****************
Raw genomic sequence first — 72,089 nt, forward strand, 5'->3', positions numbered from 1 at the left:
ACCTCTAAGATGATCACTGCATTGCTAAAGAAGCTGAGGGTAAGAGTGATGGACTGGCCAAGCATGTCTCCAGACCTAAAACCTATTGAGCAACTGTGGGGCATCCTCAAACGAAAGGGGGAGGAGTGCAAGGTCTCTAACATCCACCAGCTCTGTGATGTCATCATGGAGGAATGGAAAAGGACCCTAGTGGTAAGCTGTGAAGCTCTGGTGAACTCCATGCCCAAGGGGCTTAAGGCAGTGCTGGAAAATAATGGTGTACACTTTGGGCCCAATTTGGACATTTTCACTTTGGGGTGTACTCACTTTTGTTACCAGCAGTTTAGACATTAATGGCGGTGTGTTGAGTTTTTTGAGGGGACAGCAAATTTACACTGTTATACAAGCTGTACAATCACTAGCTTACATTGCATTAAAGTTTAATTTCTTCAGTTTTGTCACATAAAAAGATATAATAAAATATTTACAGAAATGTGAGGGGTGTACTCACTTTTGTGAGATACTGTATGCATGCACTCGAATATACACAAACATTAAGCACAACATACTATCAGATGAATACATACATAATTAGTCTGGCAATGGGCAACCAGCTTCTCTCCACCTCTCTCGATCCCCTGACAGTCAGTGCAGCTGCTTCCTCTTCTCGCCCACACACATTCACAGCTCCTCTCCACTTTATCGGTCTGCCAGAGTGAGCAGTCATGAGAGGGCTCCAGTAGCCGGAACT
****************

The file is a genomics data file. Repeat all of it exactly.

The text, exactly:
Raw genomic sequence first — 72,089 nt, forward strand, 5'->3', positions numbered from 1 at the left:
ACCTCTAAGATGATCACTGCATTGCTAAAGAAGCTGAGGGTAAGAGTGATGGACTGGCCAAGCATGTCTCCAGACCTAAAACCTATTGAGCAACTGTGGGGCATCCTCAAACGAAAGGGGGAGGAGTGCAAGGTCTCTAACATCCACCAGCTCTGTGATGTCATCATGGAGGAATGGAAAAGGACCCTAGTGGTAAGCTGTGAAGCTCTGGTGAACTCCATGCCCAAGGGGCTTAAGGCAGTGCTGGAAAATAATGGTGTACACTTTGGGCCCAATTTGGACATTTTCACTTTGGGGTGTACTCACTTTTGTTACCAGCAGTTTAGACATTAATGGCGGTGTGTTGAGTTTTTTGAGGGGACAGCAAATTTACACTGTTATACAAGCTGTACAATCACTAGCTTACATTGCATTAAAGTTTAATTTCTTCAGTTTTGTCACATAAAAAGATATAATAAAATATTTACAGAAATGTGAGGGGTGTACTCACTTTTGTGAGATACTGTATGCATGCACTCGAATATACACAAACATTAAGCACAACATACTATCAGATGAATACATACATAATTAGTCTGGCAATGGGCAACCAGCTTCTCTCCACCTCTCTCGATCCCCTGACAGTCAGTGCAGCTGCTTCCTCTTCTCGCCCACACACATTCACAGCTCCTCTCCACTTTATCGGTCTGCCAGAGTGAGCAGTCATGAGAGGGCTCCAGTAGCCGGAACT